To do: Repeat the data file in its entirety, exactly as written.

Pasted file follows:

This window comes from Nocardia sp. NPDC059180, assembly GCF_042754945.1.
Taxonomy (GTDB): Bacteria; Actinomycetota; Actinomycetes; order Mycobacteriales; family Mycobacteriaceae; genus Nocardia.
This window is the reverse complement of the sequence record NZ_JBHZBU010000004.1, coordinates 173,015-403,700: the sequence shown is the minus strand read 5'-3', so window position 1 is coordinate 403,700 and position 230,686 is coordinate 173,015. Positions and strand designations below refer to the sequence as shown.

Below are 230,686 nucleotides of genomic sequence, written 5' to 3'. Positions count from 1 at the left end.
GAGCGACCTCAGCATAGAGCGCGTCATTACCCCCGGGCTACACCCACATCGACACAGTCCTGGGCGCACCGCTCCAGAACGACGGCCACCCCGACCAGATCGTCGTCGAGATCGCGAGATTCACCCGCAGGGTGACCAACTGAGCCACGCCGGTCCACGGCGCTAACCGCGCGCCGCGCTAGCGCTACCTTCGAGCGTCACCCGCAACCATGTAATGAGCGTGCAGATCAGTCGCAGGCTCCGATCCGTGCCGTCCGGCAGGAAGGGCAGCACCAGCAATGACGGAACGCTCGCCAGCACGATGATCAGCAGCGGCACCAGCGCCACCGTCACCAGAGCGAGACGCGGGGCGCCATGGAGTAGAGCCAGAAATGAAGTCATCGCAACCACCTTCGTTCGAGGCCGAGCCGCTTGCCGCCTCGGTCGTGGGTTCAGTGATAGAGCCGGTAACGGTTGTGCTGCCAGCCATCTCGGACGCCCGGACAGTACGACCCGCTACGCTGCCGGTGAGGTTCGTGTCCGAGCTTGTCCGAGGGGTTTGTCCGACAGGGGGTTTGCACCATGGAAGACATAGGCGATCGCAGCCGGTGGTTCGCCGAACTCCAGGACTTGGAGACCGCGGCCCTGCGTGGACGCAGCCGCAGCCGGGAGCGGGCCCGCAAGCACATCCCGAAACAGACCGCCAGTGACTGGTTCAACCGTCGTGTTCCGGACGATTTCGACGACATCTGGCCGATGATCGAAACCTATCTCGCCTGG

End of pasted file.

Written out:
This window comes from Nocardia sp. NPDC059180, assembly GCF_042754945.1.
Taxonomy (GTDB): Bacteria; Actinomycetota; Actinomycetes; order Mycobacteriales; family Mycobacteriaceae; genus Nocardia.
This window is the reverse complement of the sequence record NZ_JBHZBU010000004.1, coordinates 173,015-403,700: the sequence shown is the minus strand read 5'-3', so window position 1 is coordinate 403,700 and position 230,686 is coordinate 173,015. Positions and strand designations below refer to the sequence as shown.

Below are 230,686 nucleotides of genomic sequence, written 5' to 3'. Positions count from 1 at the left end.
GAGCGACCTCAGCATAGAGCGCGTCATTACCCCCGGGCTACACCCACATCGACACAGTCCTGGGCGCACCGCTCCAGAACGACGGCCACCCCGACCAGATCGTCGTCGAGATCGCGAGATTCACCCGCAGGGTGACCAACTGAGCCACGCCGGTCCACGGCGCTAACCGCGCGCCGCGCTAGCGCTACCTTCGAGCGTCACCCGCAACCATGTAATGAGCGTGCAGATCAGTCGCAGGCTCCGATCCGTGCCGTCCGGCAGGAAGGGCAGCACCAGCAATGACGGAACGCTCGCCAGCACGATGATCAGCAGCGGCACCAGCGCCACCGTCACCAGAGCGAGACGCGGGGCGCCATGGAGTAGAGCCAGAAATGAAGTCATCGCAACCACCTTCGTTCGAGGCCGAGCCGCTTGCCGCCTCGGTCGTGGGTTCAGTGATAGAGCCGGTAACGGTTGTGCTGCCAGCCATCTCGGACGCCCGGACAGTACGACCCGCTACGCTGCCGGTGAGGTTCGTGTCCGAGCTTGTCCGAGGGGTTTGTCCGACAGGGGGTTTGCACCATGGAAGACATAGGCGATCGCAGCCGGTGGTTCGCCGAACTCCAGGACTTGGAGACCGCGGCCCTGCGTGGACGCAGCCGCAGCCGGGAGCGGGCCCGCAAGCACATCCCGAAACAGACCGCCAGTGACTGGTTCAACCGTCGTGTTCCGGACGATTTCGACGACATCTGGCCGATGATCGAAACCTATCTCGCCTGG